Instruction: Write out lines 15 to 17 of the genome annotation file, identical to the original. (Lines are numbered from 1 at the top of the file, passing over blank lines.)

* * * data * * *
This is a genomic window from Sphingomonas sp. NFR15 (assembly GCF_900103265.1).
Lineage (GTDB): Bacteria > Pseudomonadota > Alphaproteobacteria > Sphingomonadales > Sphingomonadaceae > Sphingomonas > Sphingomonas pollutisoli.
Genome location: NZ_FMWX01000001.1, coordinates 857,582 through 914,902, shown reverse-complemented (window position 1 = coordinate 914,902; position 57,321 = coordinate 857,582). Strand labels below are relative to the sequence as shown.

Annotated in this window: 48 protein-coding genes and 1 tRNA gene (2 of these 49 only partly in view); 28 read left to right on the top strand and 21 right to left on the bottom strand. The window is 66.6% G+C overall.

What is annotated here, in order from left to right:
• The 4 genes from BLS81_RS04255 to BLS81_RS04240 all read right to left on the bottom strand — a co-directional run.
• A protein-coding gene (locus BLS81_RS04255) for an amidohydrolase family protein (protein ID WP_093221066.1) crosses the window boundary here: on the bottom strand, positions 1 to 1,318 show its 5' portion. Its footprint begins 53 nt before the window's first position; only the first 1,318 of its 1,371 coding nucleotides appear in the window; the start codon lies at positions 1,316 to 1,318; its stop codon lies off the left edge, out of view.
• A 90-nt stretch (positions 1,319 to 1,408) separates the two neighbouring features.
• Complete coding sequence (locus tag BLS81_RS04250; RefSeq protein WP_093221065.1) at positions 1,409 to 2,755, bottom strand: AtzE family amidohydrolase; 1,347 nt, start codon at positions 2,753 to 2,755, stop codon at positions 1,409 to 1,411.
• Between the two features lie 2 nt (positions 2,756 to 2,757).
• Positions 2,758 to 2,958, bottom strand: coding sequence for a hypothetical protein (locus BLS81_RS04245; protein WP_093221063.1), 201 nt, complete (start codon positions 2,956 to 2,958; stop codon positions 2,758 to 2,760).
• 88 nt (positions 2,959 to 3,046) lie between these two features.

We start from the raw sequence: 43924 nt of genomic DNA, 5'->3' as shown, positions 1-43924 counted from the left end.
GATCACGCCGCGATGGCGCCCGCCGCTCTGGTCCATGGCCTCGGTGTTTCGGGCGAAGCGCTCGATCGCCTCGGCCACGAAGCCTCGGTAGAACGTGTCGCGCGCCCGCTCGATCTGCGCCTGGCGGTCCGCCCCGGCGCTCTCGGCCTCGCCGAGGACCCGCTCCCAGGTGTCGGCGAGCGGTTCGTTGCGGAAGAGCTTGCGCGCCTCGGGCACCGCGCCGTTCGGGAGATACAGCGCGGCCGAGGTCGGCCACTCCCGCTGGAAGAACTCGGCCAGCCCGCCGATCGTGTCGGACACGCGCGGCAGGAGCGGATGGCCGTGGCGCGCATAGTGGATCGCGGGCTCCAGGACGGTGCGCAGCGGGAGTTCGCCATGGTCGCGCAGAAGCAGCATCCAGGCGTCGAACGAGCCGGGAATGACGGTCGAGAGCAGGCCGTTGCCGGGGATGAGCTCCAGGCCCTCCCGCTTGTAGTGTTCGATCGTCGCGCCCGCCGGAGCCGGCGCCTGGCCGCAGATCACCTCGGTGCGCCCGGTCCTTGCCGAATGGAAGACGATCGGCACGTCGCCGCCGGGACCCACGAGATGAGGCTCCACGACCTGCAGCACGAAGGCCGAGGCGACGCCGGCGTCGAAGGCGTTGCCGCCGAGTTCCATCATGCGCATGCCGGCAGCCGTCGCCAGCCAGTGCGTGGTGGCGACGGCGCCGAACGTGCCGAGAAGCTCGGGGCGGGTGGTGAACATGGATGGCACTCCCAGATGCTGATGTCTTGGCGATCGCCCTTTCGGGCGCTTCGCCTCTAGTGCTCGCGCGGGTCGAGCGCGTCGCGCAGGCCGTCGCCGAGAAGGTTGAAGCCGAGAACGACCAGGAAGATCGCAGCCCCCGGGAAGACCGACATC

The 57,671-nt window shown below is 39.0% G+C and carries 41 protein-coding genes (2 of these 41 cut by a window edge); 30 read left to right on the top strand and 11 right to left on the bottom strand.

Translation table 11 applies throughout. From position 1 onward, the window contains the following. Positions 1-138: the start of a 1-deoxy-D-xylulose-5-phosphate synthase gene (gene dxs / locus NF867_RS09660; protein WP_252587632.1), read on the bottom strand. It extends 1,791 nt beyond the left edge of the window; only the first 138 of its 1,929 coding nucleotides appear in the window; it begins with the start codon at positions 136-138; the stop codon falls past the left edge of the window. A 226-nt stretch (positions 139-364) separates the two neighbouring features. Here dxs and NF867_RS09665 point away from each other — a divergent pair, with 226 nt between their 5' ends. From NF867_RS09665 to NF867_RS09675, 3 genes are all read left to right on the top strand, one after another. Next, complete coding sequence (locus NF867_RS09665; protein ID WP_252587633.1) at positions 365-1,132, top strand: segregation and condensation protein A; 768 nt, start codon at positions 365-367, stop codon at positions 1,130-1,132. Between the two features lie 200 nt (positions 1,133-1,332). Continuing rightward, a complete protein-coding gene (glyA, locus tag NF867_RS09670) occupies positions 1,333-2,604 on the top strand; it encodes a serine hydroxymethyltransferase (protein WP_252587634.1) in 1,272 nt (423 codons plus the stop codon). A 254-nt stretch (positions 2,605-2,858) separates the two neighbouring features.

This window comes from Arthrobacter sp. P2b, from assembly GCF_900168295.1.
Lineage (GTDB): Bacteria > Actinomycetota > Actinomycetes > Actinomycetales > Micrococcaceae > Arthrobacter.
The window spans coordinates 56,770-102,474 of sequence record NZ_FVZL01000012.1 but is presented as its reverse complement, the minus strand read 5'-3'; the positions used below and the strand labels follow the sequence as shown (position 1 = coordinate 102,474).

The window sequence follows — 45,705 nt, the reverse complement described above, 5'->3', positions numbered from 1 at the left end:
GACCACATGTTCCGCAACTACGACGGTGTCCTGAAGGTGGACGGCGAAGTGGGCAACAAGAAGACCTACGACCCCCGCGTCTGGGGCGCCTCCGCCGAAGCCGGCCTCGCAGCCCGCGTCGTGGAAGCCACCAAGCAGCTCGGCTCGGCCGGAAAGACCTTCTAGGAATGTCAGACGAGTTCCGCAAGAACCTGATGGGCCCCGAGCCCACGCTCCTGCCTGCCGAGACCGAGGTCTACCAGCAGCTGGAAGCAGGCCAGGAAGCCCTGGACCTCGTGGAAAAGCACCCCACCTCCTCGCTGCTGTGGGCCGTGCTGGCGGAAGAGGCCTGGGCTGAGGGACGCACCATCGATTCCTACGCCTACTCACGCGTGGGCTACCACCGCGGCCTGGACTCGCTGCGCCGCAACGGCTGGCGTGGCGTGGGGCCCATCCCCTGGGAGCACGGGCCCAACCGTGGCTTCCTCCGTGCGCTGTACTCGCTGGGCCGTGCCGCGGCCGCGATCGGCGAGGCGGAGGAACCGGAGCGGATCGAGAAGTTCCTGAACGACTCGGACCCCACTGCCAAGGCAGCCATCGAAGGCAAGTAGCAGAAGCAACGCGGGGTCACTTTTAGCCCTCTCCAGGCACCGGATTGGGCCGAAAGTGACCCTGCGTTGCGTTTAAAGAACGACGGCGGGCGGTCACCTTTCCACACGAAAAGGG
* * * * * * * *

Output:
The 57,671-nt window shown below is 39.0% G+C and carries 41 protein-coding genes (2 of these 41 cut by a window edge); 30 read left to right on the top strand and 11 right to left on the bottom strand.

Translation table 11 applies throughout. From position 1 onward, the window contains the following. Positions 1-138: the start of a 1-deoxy-D-xylulose-5-phosphate synthase gene (gene dxs / locus NF867_RS09660; protein WP_252587632.1), read on the bottom strand. It extends 1,791 nt beyond the left edge of the window; only the first 138 of its 1,929 coding nucleotides appear in the window; it begins with the start codon at positions 136-138; the stop codon falls past the left edge of the window. A 226-nt stretch (positions 139-364) separates the two neighbouring features. Here dxs and NF867_RS09665 point away from each other — a divergent pair, with 226 nt between their 5' ends. From NF867_RS09665 to NF867_RS09675, 3 genes are all read left to right on the top strand, one after another. Next, complete coding sequence (locus NF867_RS09665; protein ID WP_252587633.1) at positions 365-1,132, top strand: segregation and condensation protein A; 768 nt, start codon at positions 365-367, stop codon at positions 1,130-1,132. Between the two features lie 200 nt (positions 1,133-1,332). Continuing rightward, a complete protein-coding gene (glyA, locus tag NF867_RS09670) occupies positions 1,333-2,604 on the top strand; it encodes a serine hydroxymethyltransferase (protein WP_252587634.1) in 1,272 nt (423 codons plus the stop codon). A 254-nt stretch (positions 2,605-2,858) separates the two neighbouring features.

This window comes from Arthrobacter sp. P2b, from assembly GCF_900168295.1.